MY NAME IS STEVE
Don't ask me what I'm doing here, because I don't know. One day, I woke up in the middle of a forest, covered in snow, devoid of all memory and sense of identity. Why? I have no clue. It almost doesn't matter.
I spent the first couple of hours calling for help, wandering around, hoping I'd find someone nearby. After a while, I came to the reluctant conclusion that I was well and truly isolated: no sound of human voices, no hum of tires on distant roadways; nothing but the trill of far off birds and rustling branches in the wind. There might have been a cow nearby from all the mooing, but I couldn't find it.
I might not have known who I am, or why I woke up in this snowy forest, but that didn't mean I was going to sit down and let depression take me along with the wolves. I needed a plan of action, needed to find a way to survive! But first, a man needs to know himself before he can trust himself, and because my old name was lost to my departed memory, I have decided to call myself Steve.
It's a good name.
I spent some time searching the area, looking for anything that might be useful to me. Tools and weapons would be my first priority--don't ask me how I knew, but I could tell the forest would be dangerous at night, something in my blood maybe. There wasn't much, not even a single fallen branch on the ground, just smooth snow and straight pine trees. I tried to grab hold of a few rocks peeking up from the soil, but they were firmly stuck. I'd need something to pry them free, or maybe break them away. I spotted a tree nearby and went to it, running my hands over the dark brown bark. It was a good tree, strong and healthy.
So I punched it.
Pulp and bark flew as my hard fists broke chunk after chunk away from the tree. I gritted my teeth against the jarring in my arms and kept going until the whole thing broke through and crashed to the ground. Chest heaving from the exertion, I gathered the wood and sat down, examining the pieces. I broke some of the longer chunks into thick sticks, then stabbed one of them into a flat piece of wood shaped like a blade.
I grinned as I hefted the wooden axe I'd made, then swung it around experimentally. It felt good. I used the axe to fell several more trees until I had enough wood to make all the tools I needed: a shovel, sword, and pickax--the latter of which I used to break those stubborn stones from the ground. I stowed the rocks away for later use and strapped the tools to my back. I kept the sword out though, the feeling of danger in the woods tickling the back of my mind. Thus armed, I set off in search of food and shelter.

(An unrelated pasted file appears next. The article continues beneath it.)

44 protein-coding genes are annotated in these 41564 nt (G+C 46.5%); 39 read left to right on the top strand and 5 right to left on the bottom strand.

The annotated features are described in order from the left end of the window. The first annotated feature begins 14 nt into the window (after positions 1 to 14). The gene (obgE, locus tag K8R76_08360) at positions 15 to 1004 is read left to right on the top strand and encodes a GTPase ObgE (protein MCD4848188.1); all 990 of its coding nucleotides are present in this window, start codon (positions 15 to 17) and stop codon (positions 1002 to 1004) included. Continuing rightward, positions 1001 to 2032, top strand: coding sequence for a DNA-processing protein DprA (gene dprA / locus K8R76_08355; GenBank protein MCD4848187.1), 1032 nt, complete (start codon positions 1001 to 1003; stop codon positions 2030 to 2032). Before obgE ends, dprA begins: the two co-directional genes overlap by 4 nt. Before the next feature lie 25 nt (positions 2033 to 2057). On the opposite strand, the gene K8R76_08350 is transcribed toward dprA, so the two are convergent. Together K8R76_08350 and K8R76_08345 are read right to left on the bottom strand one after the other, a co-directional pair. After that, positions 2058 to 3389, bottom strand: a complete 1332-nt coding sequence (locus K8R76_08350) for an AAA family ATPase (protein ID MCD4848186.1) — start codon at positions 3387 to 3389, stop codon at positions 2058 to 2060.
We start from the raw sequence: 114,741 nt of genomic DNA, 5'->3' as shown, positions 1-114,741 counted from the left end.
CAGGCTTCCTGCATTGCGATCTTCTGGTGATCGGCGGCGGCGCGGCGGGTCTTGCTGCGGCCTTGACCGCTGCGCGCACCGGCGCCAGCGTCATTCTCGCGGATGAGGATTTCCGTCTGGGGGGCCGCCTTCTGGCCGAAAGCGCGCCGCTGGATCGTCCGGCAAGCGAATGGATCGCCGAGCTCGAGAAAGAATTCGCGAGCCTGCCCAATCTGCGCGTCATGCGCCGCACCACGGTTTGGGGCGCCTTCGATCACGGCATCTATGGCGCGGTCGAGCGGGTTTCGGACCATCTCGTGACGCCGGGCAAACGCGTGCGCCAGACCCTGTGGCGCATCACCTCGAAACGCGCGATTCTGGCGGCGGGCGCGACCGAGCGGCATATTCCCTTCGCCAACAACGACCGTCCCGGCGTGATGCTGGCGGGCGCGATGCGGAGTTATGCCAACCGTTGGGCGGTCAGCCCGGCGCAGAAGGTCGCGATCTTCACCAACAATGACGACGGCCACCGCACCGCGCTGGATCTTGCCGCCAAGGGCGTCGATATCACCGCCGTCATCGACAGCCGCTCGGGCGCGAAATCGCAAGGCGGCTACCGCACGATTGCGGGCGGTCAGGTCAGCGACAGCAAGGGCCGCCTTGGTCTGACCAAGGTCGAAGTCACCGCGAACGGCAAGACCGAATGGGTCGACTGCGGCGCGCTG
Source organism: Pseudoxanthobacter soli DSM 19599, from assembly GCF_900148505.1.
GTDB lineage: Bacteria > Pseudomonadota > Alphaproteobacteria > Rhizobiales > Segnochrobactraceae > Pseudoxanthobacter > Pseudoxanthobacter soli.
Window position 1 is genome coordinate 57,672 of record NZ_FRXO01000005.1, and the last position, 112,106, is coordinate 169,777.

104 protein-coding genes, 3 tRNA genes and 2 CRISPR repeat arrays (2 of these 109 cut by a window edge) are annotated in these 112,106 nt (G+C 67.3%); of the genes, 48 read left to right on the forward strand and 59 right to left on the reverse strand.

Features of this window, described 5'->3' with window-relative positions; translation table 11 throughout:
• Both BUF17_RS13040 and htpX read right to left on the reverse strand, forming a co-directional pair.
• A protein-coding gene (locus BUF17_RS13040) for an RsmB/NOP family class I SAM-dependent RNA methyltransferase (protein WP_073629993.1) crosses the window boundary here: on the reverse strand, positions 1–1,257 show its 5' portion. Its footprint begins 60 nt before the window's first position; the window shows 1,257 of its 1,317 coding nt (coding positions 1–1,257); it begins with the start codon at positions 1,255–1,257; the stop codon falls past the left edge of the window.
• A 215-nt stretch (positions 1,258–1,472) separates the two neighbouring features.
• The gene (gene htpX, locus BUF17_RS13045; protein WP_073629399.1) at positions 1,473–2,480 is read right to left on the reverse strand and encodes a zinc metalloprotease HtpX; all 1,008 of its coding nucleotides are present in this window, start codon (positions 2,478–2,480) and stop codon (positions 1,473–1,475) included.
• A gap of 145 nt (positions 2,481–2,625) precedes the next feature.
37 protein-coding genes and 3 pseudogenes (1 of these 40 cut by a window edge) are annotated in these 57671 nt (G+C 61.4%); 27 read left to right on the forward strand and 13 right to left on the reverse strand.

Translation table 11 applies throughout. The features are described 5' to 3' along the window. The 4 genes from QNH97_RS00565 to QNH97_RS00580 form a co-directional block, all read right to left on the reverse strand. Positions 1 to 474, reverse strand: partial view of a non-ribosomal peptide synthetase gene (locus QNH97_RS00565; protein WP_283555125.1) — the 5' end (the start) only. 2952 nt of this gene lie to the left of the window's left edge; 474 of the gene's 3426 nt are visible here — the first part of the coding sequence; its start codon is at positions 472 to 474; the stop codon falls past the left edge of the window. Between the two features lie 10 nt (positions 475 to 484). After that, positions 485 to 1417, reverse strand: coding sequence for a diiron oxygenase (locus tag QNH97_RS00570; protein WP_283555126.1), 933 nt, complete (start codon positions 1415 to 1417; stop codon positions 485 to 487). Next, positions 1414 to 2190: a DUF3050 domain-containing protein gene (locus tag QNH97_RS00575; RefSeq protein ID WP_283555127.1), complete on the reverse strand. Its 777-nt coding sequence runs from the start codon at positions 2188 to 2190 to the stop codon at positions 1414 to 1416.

I won't bore you with the details of my struggle against starvation and wolves. Suffice it to say, it was a struggle. I fought, bled, and conquered. I stumbled over hills and down into water-filled valleys, climbing trees to see the path ahead. I slew cows and ate their flesh to stay alive. I fell off cliffs and broke bones, spending days waiting for them to heal. I briefly marveled at how quickly the wounds mended, but wasted no time in pressing on once they did. At night times, I was attacked by monsters, proving my intuition about the forest to be correct. I hid from the darkness, lighting the small mud huts I'd built along the way with torches until the sun rose once again.
I never knew why the world I'd woken up in was filled with skeletons and zombies, but it didn't really matter, I bashed their heads in with stone swords nonetheless. There were more questions to be had than answers, and I knew I would never know the half of them.
I had to survive!
Weeks later, exhausted, clothes ripped and torn, blood from numerous cuts on my legs trailing into my socks, I finally found mountains. Majestic. I climbed them each, looking for the ideal spot to build a home, far away from the oppressive trees and monster-filled shadows of the forest.
I avoided the caves beneath those mountains, fearful of skeletons and massive spiders. I knew I would have to venture inside them eventually, but not then. I finally found a flat-topped peak that overlooked the forests to the east, and ocean to the west. From its heights, I would be able to see the whole land, and defend my homestead from intruders. It was good.
That was a few months ago. I've since become used to this way of life, in this strange land. The name of Steve fits me like a glove, and I am the master of my modest stone home. I've raised cattle, planted wheat, and baked bread. I've explored those mysterious caves and returned the victor, bringing home coal for fires, iron for tools and armor, precious gold and even a priceless diamond. I am king of all I see, master of this forsaken land.